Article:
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The Security-Insecurity Syndrome

Bhabani Sen Gupta Ethnicity, Security and Separatism in India by Maya Chadda; Oxford University Press. Delhi, 1997; pp 286, Rs 475. Government Polities and Ethnic Relations in Asia and the Pacific edited by Michael E Brown and Sumit Ganguly; The MIT Press, Cambridge. Massachusetts, 1997; pp 607, price not mentioned.

They Did Not Promise a Rose Garden

They Did Not Promise a Rose Garden Bhabani Sen Gupta The time for no-war, no-peace is over. For India, keeping the Kashmir issue frozen, it will not be possible to build sturdy bridges of co-operation with Pakistan. For Pakistan keeping a warlike situation alive in Kashmir wilt mean vitiating the entire process of peace- building. In any case, the world will not wait for the subcontinent.

On Bilateral Relations in South Asia

eroded by the war) and, by doing so, conflicted directly with the demands of agro- export capitalists for a steady supply of cheap labour at harvest time. 'The policy of strengthening and reorganising the campesino sector tends to break one of the fundamental givens on which the functioning of the agro-export sector is based: the existence of a reserve labour supply whose low level of income and absence of alternative sources of employment has left them at the disposition of this sector for use during the agro-export harvests, without causing this sector additional cost during the rest of the year" (p 57).

Pakistan Towards an Understanding

Bhabani Sen Gupta Pakistan's democracy is still to find deep roots but it seems to be strong enough to disallow another military take-over. "To Pakistan with an open mind From Pakistan, with Understanding" THAT is my badge when I go to Pakistan, which I have been doing every year since 1982, at least once, sometime twice. That was my badge when I spent eight days in Pakistan in the heat and humidity of a rainless September 1991. In May of the year before I found Pakistan a melting pot, in which different social, political, cultural and psychological ingredients were slowly but unbrokenly boiling into a mixed brew. In September I found the brewing going on somewhat faster than a year before, under the pressure of international change and to the tepid warmth of Pakistan's fledgling, reluctant democracy.

India after the By-Elections

India after the By-Elections Bhabani Sen Gupta Apart from consolidating Narasimha Rao's leadership of the Congress government, the by-elections have only confirmed the deep and durable fragmentation of the electorate. No political party has been able to wean away entrenched support from any other party.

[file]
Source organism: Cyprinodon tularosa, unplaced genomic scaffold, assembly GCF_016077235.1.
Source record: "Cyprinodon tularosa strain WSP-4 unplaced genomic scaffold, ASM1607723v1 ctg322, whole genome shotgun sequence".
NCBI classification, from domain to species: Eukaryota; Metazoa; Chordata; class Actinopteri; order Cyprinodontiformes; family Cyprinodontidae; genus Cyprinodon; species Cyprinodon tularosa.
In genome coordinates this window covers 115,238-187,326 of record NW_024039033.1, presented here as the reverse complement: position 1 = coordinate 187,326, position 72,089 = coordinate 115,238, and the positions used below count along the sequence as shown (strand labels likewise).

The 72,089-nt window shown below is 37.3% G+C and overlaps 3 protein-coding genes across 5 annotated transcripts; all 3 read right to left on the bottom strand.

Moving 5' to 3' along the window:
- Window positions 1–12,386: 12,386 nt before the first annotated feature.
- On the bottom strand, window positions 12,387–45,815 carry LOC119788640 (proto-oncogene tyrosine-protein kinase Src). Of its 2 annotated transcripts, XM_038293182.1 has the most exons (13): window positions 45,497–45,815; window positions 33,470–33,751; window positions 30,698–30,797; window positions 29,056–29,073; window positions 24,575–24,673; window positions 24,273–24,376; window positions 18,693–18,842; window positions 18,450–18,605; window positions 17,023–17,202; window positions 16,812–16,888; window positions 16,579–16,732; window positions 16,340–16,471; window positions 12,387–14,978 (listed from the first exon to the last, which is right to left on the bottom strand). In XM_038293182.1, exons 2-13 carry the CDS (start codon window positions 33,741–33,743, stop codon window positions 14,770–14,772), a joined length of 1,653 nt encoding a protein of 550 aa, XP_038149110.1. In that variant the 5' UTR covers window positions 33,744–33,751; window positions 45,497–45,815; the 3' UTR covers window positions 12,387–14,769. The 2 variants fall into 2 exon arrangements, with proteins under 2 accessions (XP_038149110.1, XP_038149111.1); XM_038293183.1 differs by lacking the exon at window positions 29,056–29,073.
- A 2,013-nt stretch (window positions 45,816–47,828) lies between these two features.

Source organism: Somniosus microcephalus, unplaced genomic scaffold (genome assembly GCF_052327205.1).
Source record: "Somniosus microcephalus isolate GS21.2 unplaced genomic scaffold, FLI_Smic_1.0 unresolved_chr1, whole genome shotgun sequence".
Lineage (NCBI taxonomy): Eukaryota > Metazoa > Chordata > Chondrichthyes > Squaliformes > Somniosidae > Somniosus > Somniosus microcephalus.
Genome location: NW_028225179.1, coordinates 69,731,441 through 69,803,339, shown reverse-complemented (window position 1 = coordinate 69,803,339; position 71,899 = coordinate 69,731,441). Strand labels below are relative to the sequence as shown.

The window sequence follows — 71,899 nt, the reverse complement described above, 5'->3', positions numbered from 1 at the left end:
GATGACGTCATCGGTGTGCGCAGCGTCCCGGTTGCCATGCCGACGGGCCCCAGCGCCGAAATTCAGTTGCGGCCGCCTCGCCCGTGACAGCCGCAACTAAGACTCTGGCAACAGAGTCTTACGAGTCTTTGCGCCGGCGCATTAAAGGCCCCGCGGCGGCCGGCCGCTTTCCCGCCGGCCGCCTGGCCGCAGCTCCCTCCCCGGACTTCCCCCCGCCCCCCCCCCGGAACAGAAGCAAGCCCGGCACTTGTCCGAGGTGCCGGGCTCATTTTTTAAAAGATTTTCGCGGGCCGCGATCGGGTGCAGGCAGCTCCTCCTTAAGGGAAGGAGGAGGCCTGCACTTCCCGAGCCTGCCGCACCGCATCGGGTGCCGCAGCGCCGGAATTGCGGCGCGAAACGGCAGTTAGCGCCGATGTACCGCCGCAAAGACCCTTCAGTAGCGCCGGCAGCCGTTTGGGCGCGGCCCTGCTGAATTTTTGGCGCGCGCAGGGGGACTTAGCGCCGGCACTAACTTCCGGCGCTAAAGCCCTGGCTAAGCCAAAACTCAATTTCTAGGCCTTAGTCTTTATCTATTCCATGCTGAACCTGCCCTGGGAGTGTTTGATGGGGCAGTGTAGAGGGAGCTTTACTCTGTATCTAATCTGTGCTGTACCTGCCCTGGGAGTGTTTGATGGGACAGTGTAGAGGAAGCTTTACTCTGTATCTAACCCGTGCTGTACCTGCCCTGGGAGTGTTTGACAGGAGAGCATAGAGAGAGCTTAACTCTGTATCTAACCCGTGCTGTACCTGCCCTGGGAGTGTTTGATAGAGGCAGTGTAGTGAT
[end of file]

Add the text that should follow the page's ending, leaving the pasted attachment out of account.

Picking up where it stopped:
Power-Shift

Power-Shift Bhabani Sen Gupta The aftermath of the election has left all parties, except the BJP, exhausted in body and mind. The Congress(I) is ready to fade away as the leading political force between now and the next election which is probably only three years away The leaders of the Janata Dal are torn between Mandal and the middle classes. The Left too is passing through a spiritual crisis. But in great contrast to the dilemmas in the camps of the secular parties is the climate in the BJP which, after scanning the election results, has come to the conclusion that the mood of the people is with it.

People, Parties and Power

CALL it 'electionitis' or 'electionics': when a democracy is forced to go in for two elections in 18 months, it is sick; when even the second election does not promise a stable government, it is very sick. The politicians blame each other for the sickness; they are determined to disown their collective responsibility. But, as Camus once put it, in a democracy everyone is guilty of what goes grievously wrong. If our democracy has come to a pass where it cannot elect a government that works or even lasts a fairly long time, all of us have to sit down and scratch our heads to discover what really has gone wrong, and how serious is the wrong that has happened and whether it can be righted in the normal process of democratic remedies of which election is only one.

Transitional Turmoil

Transitional Turmoil The current political disarray and the social turmoil in large parts of the country are the signs and consequences of the tensions in India's multinational, multicultural political milieu within which innumerable political and social experiments are taking place.

Power, Peasantry and Poor

Power, Peasantry and Poor Bhabani Sen Gupta V P Singh's political thinking is still a great deal blurred, and there is the irresistible temptation to indulge in wayward populism, to be pleased with symbols rather than substance. He has to remember that the electorate will judge him sternly by what he has been able to deliver in concrete terms and not by what he has promised or what he has legislated for.

After the Crisis Taller or Smaller

After the Crisis: Taller or Smaller? Bhabani Sen Gupta The apocalyptic view of the July crisis and of V P Singh's 'failure' to provide leadership springs from a basic lack of understanding of how the National Front government came into being, what its major commitments to the people are, what can reasonably be expected of it and what precisely its role in India's no-longer-linear political evolution is.

The Melting Pot That s Pakistan

The 'Melting Pot' That's Pakistan Bhabani Sen Gupta It is not the army that poses the biggest threat to democracy in Pakistan; it comes from some of the long-term malevolent impact of the Afghan crisis: guns, drugs, an abundance of money that no one has earned.

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